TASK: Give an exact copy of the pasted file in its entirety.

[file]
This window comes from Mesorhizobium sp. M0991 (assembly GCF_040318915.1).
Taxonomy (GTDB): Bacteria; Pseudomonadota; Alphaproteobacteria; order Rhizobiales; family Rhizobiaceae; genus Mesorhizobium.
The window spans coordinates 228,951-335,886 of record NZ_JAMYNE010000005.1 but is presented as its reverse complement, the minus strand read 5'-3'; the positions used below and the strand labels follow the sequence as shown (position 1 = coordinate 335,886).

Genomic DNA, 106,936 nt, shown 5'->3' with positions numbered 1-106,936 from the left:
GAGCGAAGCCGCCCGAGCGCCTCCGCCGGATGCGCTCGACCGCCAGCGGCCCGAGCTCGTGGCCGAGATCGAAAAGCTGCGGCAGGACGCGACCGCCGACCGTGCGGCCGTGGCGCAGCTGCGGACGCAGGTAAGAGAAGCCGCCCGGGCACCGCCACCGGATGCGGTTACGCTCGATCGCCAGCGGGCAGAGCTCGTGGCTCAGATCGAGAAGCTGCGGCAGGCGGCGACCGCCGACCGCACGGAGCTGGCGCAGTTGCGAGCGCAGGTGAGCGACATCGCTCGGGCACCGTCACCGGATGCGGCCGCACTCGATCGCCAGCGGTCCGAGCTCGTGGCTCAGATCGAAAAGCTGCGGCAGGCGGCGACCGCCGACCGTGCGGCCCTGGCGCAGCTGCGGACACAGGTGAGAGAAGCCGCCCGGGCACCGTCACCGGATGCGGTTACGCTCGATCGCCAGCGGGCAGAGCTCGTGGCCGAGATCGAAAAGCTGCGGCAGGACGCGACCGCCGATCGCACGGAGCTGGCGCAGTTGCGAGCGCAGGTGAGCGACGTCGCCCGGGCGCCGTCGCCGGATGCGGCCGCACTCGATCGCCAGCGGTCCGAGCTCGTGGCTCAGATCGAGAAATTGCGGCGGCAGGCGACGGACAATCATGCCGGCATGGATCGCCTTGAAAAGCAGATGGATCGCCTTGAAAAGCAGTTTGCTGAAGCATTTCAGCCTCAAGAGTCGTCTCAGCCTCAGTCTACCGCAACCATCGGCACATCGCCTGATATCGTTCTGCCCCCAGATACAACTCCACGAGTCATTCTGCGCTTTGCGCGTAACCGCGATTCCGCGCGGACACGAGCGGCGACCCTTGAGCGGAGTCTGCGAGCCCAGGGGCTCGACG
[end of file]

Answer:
This window comes from Mesorhizobium sp. M0991 (assembly GCF_040318915.1).
Taxonomy (GTDB): Bacteria; Pseudomonadota; Alphaproteobacteria; order Rhizobiales; family Rhizobiaceae; genus Mesorhizobium.
The window spans coordinates 228,951-335,886 of record NZ_JAMYNE010000005.1 but is presented as its reverse complement, the minus strand read 5'-3'; the positions used below and the strand labels follow the sequence as shown (position 1 = coordinate 335,886).

Genomic DNA, 106,936 nt, shown 5'->3' with positions numbered 1-106,936 from the left:
GAGCGAAGCCGCCCGAGCGCCTCCGCCGGATGCGCTCGACCGCCAGCGGCCCGAGCTCGTGGCCGAGATCGAAAAGCTGCGGCAGGACGCGACCGCCGACCGTGCGGCCGTGGCGCAGCTGCGGACGCAGGTAAGAGAAGCCGCCCGGGCACCGCCACCGGATGCGGTTACGCTCGATCGCCAGCGGGCAGAGCTCGTGGCTCAGATCGAGAAGCTGCGGCAGGCGGCGACCGCCGACCGCACGGAGCTGGCGCAGTTGCGAGCGCAGGTGAGCGACATCGCTCGGGCACCGTCACCGGATGCGGCCGCACTCGATCGCCAGCGGTCCGAGCTCGTGGCTCAGATCGAAAAGCTGCGGCAGGCGGCGACCGCCGACCGTGCGGCCCTGGCGCAGCTGCGGACACAGGTGAGAGAAGCCGCCCGGGCACCGTCACCGGATGCGGTTACGCTCGATCGCCAGCGGGCAGAGCTCGTGGCCGAGATCGAAAAGCTGCGGCAGGACGCGACCGCCGATCGCACGGAGCTGGCGCAGTTGCGAGCGCAGGTGAGCGACGTCGCCCGGGCGCCGTCGCCGGATGCGGCCGCACTCGATCGCCAGCGGTCCGAGCTCGTGGCTCAGATCGAGAAATTGCGGCGGCAGGCGACGGACAATCATGCCGGCATGGATCGCCTTGAAAAGCAGATGGATCGCCTTGAAAAGCAGTTTGCTGAAGCATTTCAGCCTCAAGAGTCGTCTCAGCCTCAGTCTACCGCAACCATCGGCACATCGCCTGATATCGTTCTGCCCCCAGATACAACTCCACGAGTCATTCTGCGCTTTGCGCGTAACCGCGATTCCGCGCGGACACGAGCGGCGACCCTTGAGCGGAGTCTGCGAGCCCAGGGGCTCGACG